Elucidation of radical- and oxygenate-driven paths in zeolite-catalyzed conversion of methanol and methyl chloride to hydrocarbons

Zeolite-catalyzed methanol and methyl chloride conversions are key to use natural gas and CO2 as feedstocks for more sustainable fuels and chemicals. Our work uses photoelectron photoion coincidence and electron paramagnetic spectroscopies to track hydrocarbon evolution with unprecedented precision.
Elucidation of radical- and oxygenate-driven paths in zeolite-catalyzed conversion of methanol and methyl chloride to hydrocarbons
Like

To understand why we were particularly interested in studying methyl chloride coupling, we need to return to the start of our journey over 20 years ago with the first contribution about HCl oxidation chemistry on ruthenium oxide.1 The knowledge gathered since then has been pivotal for the next chapter of our story that started in 2016: understanding the halogen-mediated upgrading of natural gas. The concept entails the reaction of a light alkane, such as methane, ethane, or propane, with oxygen and a hydrogen halide, i.e., HCl or HBr, over a catalytic surface to yield the corresponding alkyl halide.2 The latter can be further converted into olefins, aromatics, and oxygenates by using different systems, including zeolites, metal oxides and metalorganic complexes, known to convert similarly structured alcohols, such as methanol and ethanol. This approach has the advantage of maintaining high selectivities (≤ 95%) to the desired product at high methane (≤ 30%) and higher alkanes (≤ 90%) conversion compared to direct oxidation approaches. These high single-pass yields have attracted broad interest, with efforts devoted to demonstrating the viability of the technology for using natural gas as greener feedstock for petrochemicals compared to oil and coal in the transition towards renewables.3 

Although chemically similar to the commercially-applied zeolite-catalyzed conversion of methanol to hydrocarbons (MTH), the analogous reaction of methyl chloride to hydrocarbons (MCTH) suffers from lower activity and uncontrolled chain growth, leading to suboptimal catalyst selectivity and stability.4,5 To better understand the differences, we focused on understanding the formation and propagation of C−C bonds in MCTH by combining kinetic analyses and advanced spectroscopic methods. The comparison with MTH as a reference reaction, enables the identification of shared and distinct mechanistic paths. The accurate discrimination of reactive intermediates, often present in low concentrations, remains a longstanding challenge in complex hydrocarbon conversion. For example, methyl radicals and ketene have been predicted to be active intermediates in MTH but never experimentally observed.5,6 Furthermore, even less is known about the origin and nature of coke precursors and how these species evolve into large carbonaceous deposits.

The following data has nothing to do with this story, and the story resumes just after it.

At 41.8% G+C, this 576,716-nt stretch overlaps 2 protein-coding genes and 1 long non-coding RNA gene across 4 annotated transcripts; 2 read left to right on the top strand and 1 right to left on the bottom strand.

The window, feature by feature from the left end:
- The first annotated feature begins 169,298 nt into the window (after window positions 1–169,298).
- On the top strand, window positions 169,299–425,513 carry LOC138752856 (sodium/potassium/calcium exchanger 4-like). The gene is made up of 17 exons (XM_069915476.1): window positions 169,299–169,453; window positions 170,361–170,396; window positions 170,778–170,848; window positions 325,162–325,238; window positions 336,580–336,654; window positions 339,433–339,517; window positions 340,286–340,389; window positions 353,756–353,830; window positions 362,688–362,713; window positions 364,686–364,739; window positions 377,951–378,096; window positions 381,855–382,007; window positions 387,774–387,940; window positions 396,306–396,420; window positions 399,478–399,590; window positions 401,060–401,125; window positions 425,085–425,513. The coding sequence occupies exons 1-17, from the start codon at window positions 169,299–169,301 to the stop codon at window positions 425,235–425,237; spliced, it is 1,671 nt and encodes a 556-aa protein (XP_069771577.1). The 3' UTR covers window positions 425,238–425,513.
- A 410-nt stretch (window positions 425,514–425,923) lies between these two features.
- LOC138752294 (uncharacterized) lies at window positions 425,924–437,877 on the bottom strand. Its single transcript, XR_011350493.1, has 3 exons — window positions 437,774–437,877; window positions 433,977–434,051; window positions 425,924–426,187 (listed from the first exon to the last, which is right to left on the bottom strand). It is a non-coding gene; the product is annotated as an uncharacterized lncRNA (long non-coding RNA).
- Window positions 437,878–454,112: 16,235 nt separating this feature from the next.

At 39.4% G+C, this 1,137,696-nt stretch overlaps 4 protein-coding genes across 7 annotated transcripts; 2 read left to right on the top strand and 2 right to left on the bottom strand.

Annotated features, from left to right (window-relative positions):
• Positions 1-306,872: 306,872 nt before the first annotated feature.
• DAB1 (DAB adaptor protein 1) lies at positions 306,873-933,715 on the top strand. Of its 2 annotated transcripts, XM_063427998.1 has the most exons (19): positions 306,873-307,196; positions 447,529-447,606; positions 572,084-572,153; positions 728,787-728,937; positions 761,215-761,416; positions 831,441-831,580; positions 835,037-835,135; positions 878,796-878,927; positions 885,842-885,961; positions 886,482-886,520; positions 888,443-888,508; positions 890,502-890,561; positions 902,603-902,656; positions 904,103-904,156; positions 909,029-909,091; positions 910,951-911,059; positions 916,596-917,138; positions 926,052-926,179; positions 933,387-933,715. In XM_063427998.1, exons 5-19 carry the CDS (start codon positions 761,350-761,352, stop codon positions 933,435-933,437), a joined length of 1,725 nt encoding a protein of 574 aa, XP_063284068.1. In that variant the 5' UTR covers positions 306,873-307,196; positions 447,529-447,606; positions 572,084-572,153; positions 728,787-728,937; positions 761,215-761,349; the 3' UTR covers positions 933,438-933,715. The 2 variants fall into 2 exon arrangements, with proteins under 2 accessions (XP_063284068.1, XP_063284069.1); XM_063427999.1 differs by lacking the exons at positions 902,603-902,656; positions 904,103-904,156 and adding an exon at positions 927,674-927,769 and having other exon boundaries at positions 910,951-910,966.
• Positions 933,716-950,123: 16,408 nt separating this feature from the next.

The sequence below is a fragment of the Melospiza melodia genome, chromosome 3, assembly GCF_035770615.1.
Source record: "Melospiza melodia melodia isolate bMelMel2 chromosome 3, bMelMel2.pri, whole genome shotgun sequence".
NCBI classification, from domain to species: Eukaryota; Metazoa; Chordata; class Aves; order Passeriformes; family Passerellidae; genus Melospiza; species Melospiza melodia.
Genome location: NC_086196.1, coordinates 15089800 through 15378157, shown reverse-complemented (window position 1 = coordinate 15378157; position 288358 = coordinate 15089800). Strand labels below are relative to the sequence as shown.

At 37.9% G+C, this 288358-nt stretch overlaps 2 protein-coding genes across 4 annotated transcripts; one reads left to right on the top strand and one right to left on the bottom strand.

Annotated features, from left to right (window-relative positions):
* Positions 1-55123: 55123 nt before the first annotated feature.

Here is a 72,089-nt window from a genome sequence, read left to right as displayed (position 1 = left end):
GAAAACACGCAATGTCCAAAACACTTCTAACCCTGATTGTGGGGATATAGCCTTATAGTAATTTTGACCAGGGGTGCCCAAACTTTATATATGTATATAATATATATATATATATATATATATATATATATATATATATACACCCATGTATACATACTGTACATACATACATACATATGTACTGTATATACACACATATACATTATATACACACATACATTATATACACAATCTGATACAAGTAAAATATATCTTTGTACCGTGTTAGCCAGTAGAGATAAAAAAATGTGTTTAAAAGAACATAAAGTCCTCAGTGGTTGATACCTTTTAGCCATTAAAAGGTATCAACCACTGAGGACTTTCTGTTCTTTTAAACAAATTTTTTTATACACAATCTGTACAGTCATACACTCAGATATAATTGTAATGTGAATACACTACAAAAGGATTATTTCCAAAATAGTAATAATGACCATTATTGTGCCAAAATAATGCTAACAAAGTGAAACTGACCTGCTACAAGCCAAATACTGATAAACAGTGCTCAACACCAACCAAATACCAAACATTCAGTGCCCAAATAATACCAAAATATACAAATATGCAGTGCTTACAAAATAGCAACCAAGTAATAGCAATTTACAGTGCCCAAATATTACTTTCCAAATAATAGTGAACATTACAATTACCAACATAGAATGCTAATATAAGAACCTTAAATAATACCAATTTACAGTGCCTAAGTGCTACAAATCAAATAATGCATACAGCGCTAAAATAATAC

The central panel illustrates the gas delivery system, the reactor, the ionization source, and the detectors, while the top and bottom panels depict the typical spectra obtained.

Figure 1. Scheme of the PEPICO reactor setup used for operando isomer-selective detection of short-lived intermediates in this study. The central panel illustrates the gas delivery system, the reactor, the ionization source, and the detectors, while the top and bottom panels depict the typical spectra obtained.

The solution to this challenges was inspired by one of our earlier studies on the mechanism of catalytic alkane oxyhalogenation from 2018, in collaboration with the group of Dr. Andras Bodi and Dr. Patrick Hemberger at the Swiss Light Source (SLS) of the Paul Scherrer Institute in Switzerland. Detailed kinetic analyses had pointed to the co-involvement of both gas-phase and surface-catalyzed pathways, but only using operando photoelectron photoion coincidence spectroscopy (PEPICO), could we detect highly reactive species in the gas phase, confirming the occurrence of both surface and gas-phase steps.7-10 The technique’s sensitivity derives from coupling a heated microreactor and a gas sampling setup to the detection chamber, as depicted in Figure 1. The configuration minimizes the quenching of short-lived species desorbing from the catalyst surface or generated in the gas phase by feed dilution and low pressure inside the source chamber, while maintaining relevant conditions inside the reactor. Briefly, photoelectrons and photoions, generated by ionizing a molecular beam skimmed from the reactor, are separated by an electric field and detected in delayed coincidence. Photoions are analyzed by time-of-flight mass spectrometry, which reveals their mass-to-charge (m/z) ratio, thus indicating the identity of the species (Figure 1, top). Photoelectron signals are processed via momentum imaging and can be related to photoions thanks to the delayed coincidence detection.

Given the potential of operando PEPICO spectroscopy, we decided to apply this technique in MTH and MCTH to gain insights into some of the still unanswered questions in the mechanism of these reactions. After the successful campaign at the SLS, we obtained thousands of spectra after screening different conditions in both MTH and MCTH that had to be extracted, processed, and analyzed, each of which containing multiple species spanning from C1 to C14. The hard work was rewarded when we saw the unique vibrational fingerprints of methyl radicals in MTH and MCTH and ketene in MTH (Figure 2). The observation of ketene was exciting because this species has the same integer mass as major-product propylene, but both could be clearly distinguished due to their different ionization energy (Figure 1, bottom). Furthermore, the study demonstrated that neither oxygen- nor chlorine-containing intermediates and products are formed in MCTH. Accordingly, by comparing the evolution of different hydrocarbons in MTH and MCTH, we could discern the oxygenate-driven and the methyl radical-addition pathways in MTH, revealing key similarities and differences between the two reaction networks (Figure 2).